Let’s think about this for a second. How much time have you spent “just checking in” on Facebook or twitter instead of spending time with your loved ones? How many times have you been in the middle of a conversation with someone when suddenly you felt compelled to tweet something they said, or your iDroidBerry alerted you to an “urgent” e-mail (which, too often, is some bit of nonsense from a newsletter you’re on rather than something that actually needed paying attention to?). Ironically, the more we surround ourselves with technology to make our lives easier, the harder it becomes to actually live our lives in the moment. We’re constantly chasing after the next bit of information, the next “opportunity” we can’t afford to miss.

Social media presents some great opportunities, to be sure. Over the years, I’ve made friends and clients through my various networks who I would never have met otherwise, and who have proven to be an incredible support network as I’ve grown my studio. But at a certain point, it’s time to put down the laptop and the smartphone, and remember that there’s also a world outside the office.

Getting back to loving what is

Over the last several months, there have been a number of important shifts happening in my business. Some are perfectly normal and comfortable and leave me wondering why I haven’t always done things this way; others, quite frankly, scare the bejeebus out of me. Through all of it, I’ve found myself caught up in wishing – feeling like I need to overhaul my office, my internal processes, even the way I market the studio. This morning, what I realized I hadn’t been doing at all was taking time to actually appreciate what I’ve spent the last five years building. And I wondered: hokey as the thought may seem, what would it look like if I spent less time constantly wishing things were different, and spent some time simply loving what is?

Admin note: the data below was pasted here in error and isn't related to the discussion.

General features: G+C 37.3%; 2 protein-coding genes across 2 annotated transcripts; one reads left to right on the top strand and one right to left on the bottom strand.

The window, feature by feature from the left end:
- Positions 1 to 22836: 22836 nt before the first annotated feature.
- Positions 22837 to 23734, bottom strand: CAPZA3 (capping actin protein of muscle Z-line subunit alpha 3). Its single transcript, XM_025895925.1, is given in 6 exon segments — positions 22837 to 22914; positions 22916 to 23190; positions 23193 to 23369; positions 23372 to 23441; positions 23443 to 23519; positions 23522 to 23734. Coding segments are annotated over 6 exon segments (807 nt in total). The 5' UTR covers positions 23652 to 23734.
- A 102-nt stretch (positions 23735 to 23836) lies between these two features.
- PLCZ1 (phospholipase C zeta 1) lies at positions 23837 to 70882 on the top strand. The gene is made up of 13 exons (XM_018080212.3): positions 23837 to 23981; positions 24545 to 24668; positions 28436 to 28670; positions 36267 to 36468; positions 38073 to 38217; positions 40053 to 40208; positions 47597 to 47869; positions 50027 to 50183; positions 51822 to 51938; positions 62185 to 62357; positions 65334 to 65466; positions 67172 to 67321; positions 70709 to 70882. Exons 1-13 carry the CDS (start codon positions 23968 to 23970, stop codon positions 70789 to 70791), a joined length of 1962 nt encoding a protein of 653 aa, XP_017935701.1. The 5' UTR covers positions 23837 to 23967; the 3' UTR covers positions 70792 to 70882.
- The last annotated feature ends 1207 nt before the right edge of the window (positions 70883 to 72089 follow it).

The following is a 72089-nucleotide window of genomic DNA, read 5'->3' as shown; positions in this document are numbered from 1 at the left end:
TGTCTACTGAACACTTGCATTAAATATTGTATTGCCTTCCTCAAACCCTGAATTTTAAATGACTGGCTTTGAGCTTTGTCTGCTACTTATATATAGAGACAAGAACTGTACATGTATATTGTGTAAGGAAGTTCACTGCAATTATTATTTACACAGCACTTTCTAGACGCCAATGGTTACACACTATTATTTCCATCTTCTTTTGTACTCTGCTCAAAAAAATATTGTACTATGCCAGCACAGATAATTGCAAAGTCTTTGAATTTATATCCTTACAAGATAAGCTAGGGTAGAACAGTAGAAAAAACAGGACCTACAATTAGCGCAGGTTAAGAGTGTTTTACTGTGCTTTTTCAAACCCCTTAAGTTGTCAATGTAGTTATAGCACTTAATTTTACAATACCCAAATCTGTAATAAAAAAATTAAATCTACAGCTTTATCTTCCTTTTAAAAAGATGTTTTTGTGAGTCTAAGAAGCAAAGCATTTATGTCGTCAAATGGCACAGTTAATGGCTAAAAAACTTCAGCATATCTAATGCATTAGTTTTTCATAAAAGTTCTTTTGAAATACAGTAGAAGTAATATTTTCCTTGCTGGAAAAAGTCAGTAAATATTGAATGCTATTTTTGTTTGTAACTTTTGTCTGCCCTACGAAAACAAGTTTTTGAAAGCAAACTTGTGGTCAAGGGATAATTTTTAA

As independent professionals, we spend a lot of time learning. We read books, articles, blogs, all by people calling themselves experts, all proposing some new way that we need to do things in order to succeed. But how often do we really listen to ourselves? How often do we sit back, really look at where we are, and trust that we know what to do? And frankly, when everyone who owns an independent service business (and trust me, I count among that number) is writing all these articles trying to prove that they’re an “expert” in something, how do we figure out who to listen to and who to ignore?

I’m beginning to think the answer lies in shutting down the noise – at least for a little while – and going back into ourselves. I think we need to start with what we do know, and then worry about what to add to that knowledge. I think that we need to trust that we’re enough.

Getting unstuck

I’ll admit it: I’m feeling a bit stuck lately. Part of the next stage of business development at my studio involves making room for and landing higher-paying jobs, and instead of moving forward, plan in hand, I’ve spent the last couple of days staring at my computer, hitting “Get Mail” over and over again. That, and feeling incredibly guilty, like I’m somehow sabotaging my business with non-productivity.

What causes this? Is it a fear of failure? Is it fear of success? Is it the fact that spring has been threatening to invade New England for a couple of weeks now, but the temperature doesn’t seem to have caught on to this yet?
A little bit of each, I think. But what to do about it?